You often note examples of this when you know something about a subject through local knowledge that the broader media – based elsewhere – doesn’t when it ‘drops-in’ to cover a story playing out in your own backyard.
Case in point: here on Florida’s Gulf coast we know first hand about the devastating Red Tide that has lingered along our coast for the past nine months. We also are familiar with the algae bloom on Lake Okeechobee which has sent slimy green water to both the Gulf of Mexico and Atlantic via the Caloosahatchee River and St. Lucie Canal, respectively.
Now the national media has ‘discovered’ these stories and broadly conflated the two events, treating them in some cases as if they are the same thing,
Here was the breathless report from a recent prime time edition of ABC World News:
“Back now with the environmental disaster plaguing more than 100 miles of American coastline, even making it hard to breathe in some cases. It’s destroying marine life, local businesses and family vacations.”
“Here’s ABC’s Victor Oquendo…”
Oquendo: “This is what a marine disaster looks like. Beaches littered with dead fish, manatees, even a whale shark washing ashore.”
“I’ve been here twenty years and this is probably the worst I’ve seen it,’ says an unidentified beach walker.
“100-plus miles of coastline from Naples to Sarasota ravaged by what’s called ‘The Red tide.’ Residents and tourists suffering too. This family cutting their vacation short in Sarasota:”
(Cut to a tourist on the beach…)
“It was horrendous. There were hundreds of dead fish in the water, on the shoreline, it smelled, said Caroline Pelleya-White (visiting Sarasota with her family).
The report did briefly mention that Red Tide is naturally occurring, but went on to say “but mankind is making it worse. Runoff from large farms and businesses feed the algae in Lake Okeechobee. Because of fears of dam breaks the Federal Government is forced to send that algae clogged water down rivers toward the coasts where this green slime dies in Salt Water then feeds the Red Tide bloom. (emphasis mine). All this leaving air in some places too dangerous to breathe. And if you’re swimming in an infested beach, it’s harmful if ingested.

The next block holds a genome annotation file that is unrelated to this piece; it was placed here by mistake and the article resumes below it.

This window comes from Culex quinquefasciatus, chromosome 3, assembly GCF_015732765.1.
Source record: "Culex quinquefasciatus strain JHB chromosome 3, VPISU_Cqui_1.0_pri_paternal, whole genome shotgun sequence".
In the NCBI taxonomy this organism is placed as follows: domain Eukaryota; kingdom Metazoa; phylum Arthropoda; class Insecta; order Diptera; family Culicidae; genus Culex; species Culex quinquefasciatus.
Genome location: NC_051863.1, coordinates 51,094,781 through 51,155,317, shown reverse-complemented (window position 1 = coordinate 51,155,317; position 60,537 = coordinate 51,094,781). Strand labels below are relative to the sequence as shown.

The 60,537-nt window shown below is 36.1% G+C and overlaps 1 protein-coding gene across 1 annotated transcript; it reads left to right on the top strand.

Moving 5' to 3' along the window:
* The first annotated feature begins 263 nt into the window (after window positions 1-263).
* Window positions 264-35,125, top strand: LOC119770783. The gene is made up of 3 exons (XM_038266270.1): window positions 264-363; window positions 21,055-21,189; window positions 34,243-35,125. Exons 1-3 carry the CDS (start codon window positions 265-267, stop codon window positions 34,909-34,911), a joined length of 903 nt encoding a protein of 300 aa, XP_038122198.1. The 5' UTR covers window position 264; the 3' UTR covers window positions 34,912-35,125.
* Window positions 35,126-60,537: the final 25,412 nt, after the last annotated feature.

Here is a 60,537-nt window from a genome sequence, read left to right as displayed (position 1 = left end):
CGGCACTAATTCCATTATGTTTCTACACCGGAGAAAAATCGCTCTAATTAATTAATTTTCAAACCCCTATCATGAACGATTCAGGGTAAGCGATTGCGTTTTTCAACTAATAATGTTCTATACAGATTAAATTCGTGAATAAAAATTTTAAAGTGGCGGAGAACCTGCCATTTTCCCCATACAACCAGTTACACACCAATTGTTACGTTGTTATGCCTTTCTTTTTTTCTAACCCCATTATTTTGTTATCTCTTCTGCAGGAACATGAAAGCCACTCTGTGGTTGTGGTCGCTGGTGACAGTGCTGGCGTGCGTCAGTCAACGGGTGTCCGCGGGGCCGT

Experts say this year’s red tide could be the worst in decades. Larry Brand, Marine Biologist: ‘the problem is the source of nutrients. And we humans are the source of nutrients. We’ve got to stop that runoff of nutrients.’ “
Now the part about the ‘runoff’ – be it from Lake Okeechobee or years ago from septic tanks along Phillipi Creek – “‘feeding’ the red tide” has been oft discussed over the 35 years I’ve lived in Sarasota; but it has never been proven, and most local reporters know better than to put those words into the mouths of our local Mote Marine researchers who take their science seriously and pursue it with care and integrity. A call to Mote Marine and a conversation with Dr. Richard Pierce last week confirmed my understanding.
After all, Spanish Conquistadors noted red tide in area waters in the 16th century when they first landed in Florida. And of course, Big Sugar wasn’t dumping nutrients into Lake Okeechobee at the time.
ABC’s Oquendo continued: “There are no short fixes here. And this red tide isn’t going anywhere anytime soon. It will likely last until the end of the rainy season, here in Florida that’s late October, but it could last even longer than that, potentially threatening more wildlife and people. Back to you, Tom.”
Anchor Tom Llamas wrapped things up with this: “Victor Oquendo with those devastating images tonight, Victor, thank you.’
Ya, thanks Victor, you’ve made our day… Virginia Hayley at Visit Sarasota must be especially thrilled. And maybe it’s time for Tom Barwin to once again don his “Anchors Away” sport coat (…never mind).
A few days later a similarly conflated report aired on Fox News’ Tucker Carlson Tonight, with the majority of the video images showing the human influenced Okeechobee algae but the ensuing commentary focused on the loss of marine life attributed to red tide, as if the former must be the primary cause of the latter.
Even our own Dr. Richard Pierce of Mote Marine – Tucker’s guest for the segment – was unable to steer the narrative fully back onto a focused, less hysterical track. He of course pointed out that the Karenia Brevis algae responsible for red-tide is a naturally occurring organism…
But Tucker would have none of it. He ended the piece as if he hadn’t heard a word Pierce had said:
“Anyone adding to this should be in real trouble…”
And on the very same day that segment aired, the Herald Tribune reported on Rep. Vern Buchanan’s presser at Mote Marine announcing additional grant money for research organization aimed at eradicating red tide. (Late Breaking News: sadly and seemingly unbeknownst to Buchanan, none of that money will be reaching Mote, but that’s a story for another day). But to continue, the HT story did add this interesting perspective from a Mote researcher working just down the hall from where Buchanan was speaking. He cautioned that we don’t know whether or not there are benefits to red tide we don’t yet understand; comparisons were drawn to forest fires that remove underbrush and allow forests to be rejuvenated.
But then, we currently live in an age of reaction, not reason.
“There are more things in heaven and earth, Horatio
Than are dreamt of in your philosophy…”